TYLER WELCH RANDALL v. JOE ALLBAUGH

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United States Court of Appeals, Tenth Circuit.

TYLER WELCH RANDALL, Petitioner - Appellant, v. JOE M. ALLBAUGH, Interim Director, Respondent - Appellee.

No. 16-5109

    Decided: September 27, 2016

Before LUCERO, MATHESON, and BACHARACH, Circuit Judges.

ORDER DENYING CERTIFICATE OF APPEALABILITY*

Tyler Randall, a state prisoner appearing pro se, seeks a certificate of appealability (“COA”) to challenge the dismissal of his 28 U.S.C. § 2241 habeas petition. Because Randall's petition is time-barred, we deny a COA and dismiss the appeal.

I

In 2009, Randall was sentenced in Oklahoma state court to a term of ten years, with all but six months suspended, following his guilty plea to a charge of assault and battery with a deadly weapon. Several years later, Oklahoma moved to revoke Randall's suspended sentence, alleging that he violated the terms of his probation by committing first degree rape. The trial court revoked Randall's suspended sentence on October 5, 2012. On January 22, 2014, the Oklahoma Court of Criminal Appeals (“OCCA”) affirmed Randall's revocation order. He did not seek certiorari review.1

On September 2, 2014, Randall filed a “Motion for 24 Month Judicial Review” in state court challenging the revocation order. His motion was denied on October 21, 2014. Randall then filed a § 2241 petition in the U.S. District Court for the Northern District of Oklahoma. However, Randall moved to voluntarily dismiss the petition because he had not exhausted state remedies. The district court granted his motion. Randall filed an application for state post-conviction relief on May 1, 2015, which the trial court denied on September 17, 2015. Randall did not appeal.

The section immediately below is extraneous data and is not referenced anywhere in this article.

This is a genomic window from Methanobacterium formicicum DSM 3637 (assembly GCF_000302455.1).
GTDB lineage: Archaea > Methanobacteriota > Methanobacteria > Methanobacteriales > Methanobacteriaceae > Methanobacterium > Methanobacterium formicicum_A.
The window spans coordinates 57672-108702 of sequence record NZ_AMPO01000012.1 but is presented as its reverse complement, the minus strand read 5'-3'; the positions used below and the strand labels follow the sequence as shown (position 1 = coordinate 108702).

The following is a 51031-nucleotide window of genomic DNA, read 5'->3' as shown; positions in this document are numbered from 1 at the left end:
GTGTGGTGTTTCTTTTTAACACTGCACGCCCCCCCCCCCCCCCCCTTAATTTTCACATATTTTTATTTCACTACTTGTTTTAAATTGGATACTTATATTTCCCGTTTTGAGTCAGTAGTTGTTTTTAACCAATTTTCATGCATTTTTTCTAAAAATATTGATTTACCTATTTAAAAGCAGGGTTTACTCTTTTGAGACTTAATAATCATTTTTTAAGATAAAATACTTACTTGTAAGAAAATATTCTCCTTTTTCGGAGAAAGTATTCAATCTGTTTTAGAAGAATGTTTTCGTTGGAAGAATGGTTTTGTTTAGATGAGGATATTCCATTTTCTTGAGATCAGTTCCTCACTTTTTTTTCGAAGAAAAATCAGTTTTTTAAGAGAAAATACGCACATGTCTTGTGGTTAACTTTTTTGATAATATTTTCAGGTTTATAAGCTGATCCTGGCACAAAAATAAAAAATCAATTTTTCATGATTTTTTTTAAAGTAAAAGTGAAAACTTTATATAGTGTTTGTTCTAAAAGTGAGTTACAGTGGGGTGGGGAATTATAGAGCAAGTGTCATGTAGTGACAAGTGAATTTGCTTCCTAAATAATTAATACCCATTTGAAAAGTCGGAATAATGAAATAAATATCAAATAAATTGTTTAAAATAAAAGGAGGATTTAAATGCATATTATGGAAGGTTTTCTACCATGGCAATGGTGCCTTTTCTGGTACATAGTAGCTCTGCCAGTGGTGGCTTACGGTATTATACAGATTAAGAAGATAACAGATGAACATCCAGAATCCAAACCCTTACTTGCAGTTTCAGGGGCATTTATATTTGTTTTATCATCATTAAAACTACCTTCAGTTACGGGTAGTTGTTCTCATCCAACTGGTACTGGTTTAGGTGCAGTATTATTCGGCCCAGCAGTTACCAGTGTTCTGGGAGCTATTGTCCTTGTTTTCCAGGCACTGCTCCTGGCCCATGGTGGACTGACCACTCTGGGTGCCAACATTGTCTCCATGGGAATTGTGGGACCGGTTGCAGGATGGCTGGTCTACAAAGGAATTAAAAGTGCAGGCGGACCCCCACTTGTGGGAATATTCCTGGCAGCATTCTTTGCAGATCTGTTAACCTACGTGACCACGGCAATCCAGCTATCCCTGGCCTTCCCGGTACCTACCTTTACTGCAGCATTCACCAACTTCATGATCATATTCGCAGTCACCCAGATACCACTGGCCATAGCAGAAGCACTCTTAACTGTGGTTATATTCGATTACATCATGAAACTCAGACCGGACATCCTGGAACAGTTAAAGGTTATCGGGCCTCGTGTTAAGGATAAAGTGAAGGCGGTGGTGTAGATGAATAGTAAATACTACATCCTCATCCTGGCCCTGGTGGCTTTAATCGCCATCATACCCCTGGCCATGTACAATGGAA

On January 25, 2016, Randall filed a second § 2241 petition challenging the revocation order.2 The district court dismissed the petition as time-barred and denied a COA. Randall filed a timely application for a COA with this court.

II

A state prisoner may not appeal the denial of habeas relief under § 2241 without a COA. See Montez v. McKinna, 208 F.3d 862, 867 (10th Cir. 2000). If a habeas petition is disposed of on procedural grounds, we will issue a COA only if the petitioner shows both “that jurists of reason would find it debatable whether the petition states a valid claim of the denial of a constitutional right and that jurists of reason would find it debatable whether the district court was correct in its procedural ruling.” Slack v. McDaniel, 529 U.S. 473, 484 (2000).